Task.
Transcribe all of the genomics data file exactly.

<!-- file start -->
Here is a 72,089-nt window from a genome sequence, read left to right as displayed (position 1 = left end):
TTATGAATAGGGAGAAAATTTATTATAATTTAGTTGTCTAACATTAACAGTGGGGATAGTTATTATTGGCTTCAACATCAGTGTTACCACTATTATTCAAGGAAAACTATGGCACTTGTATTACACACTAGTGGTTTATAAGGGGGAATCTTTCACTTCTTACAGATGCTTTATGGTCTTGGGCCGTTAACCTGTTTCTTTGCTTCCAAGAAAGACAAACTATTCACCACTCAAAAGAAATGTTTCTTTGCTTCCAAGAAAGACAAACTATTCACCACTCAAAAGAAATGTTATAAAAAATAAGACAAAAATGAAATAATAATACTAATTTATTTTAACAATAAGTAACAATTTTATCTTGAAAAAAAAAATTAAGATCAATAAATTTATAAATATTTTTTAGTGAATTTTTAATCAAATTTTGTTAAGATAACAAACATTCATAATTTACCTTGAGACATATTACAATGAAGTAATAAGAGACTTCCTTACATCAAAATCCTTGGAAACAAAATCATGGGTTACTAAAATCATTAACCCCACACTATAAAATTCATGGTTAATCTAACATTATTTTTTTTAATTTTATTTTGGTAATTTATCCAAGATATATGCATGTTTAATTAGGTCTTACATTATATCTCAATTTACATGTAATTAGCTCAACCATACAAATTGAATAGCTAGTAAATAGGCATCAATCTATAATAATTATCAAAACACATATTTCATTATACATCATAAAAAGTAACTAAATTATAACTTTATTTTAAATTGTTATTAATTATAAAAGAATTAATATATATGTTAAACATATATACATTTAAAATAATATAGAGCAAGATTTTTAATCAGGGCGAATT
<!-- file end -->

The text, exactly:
Here is a 72,089-nt window from a genome sequence, read left to right as displayed (position 1 = left end):
TTATGAATAGGGAGAAAATTTATTATAATTTAGTTGTCTAACATTAACAGTGGGGATAGTTATTATTGGCTTCAACATCAGTGTTACCACTATTATTCAAGGAAAACTATGGCACTTGTATTACACACTAGTGGTTTATAAGGGGGAATCTTTCACTTCTTACAGATGCTTTATGGTCTTGGGCCGTTAACCTGTTTCTTTGCTTCCAAGAAAGACAAACTATTCACCACTCAAAAGAAATGTTTCTTTGCTTCCAAGAAAGACAAACTATTCACCACTCAAAAGAAATGTTATAAAAAATAAGACAAAAATGAAATAATAATACTAATTTATTTTAACAATAAGTAACAATTTTATCTTGAAAAAAAAAATTAAGATCAATAAATTTATAAATATTTTTTAGTGAATTTTTAATCAAATTTTGTTAAGATAACAAACATTCATAATTTACCTTGAGACATATTACAATGAAGTAATAAGAGACTTCCTTACATCAAAATCCTTGGAAACAAAATCATGGGTTACTAAAATCATTAACCCCACACTATAAAATTCATGGTTAATCTAACATTATTTTTTTTAATTTTATTTTGGTAATTTATCCAAGATATATGCATGTTTAATTAGGTCTTACATTATATCTCAATTTACATGTAATTAGCTCAACCATACAAATTGAATAGCTAGTAAATAGGCATCAATCTATAATAATTATCAAAACACATATTTCATTATACATCATAAAAAGTAACTAAATTATAACTTTATTTTAAATTGTTATTAATTATAAAAGAATTAATATATATGTTAAACATATATACATTTAAAATAATATAGAGCAAGATTTTTAATCAGGGCGAATT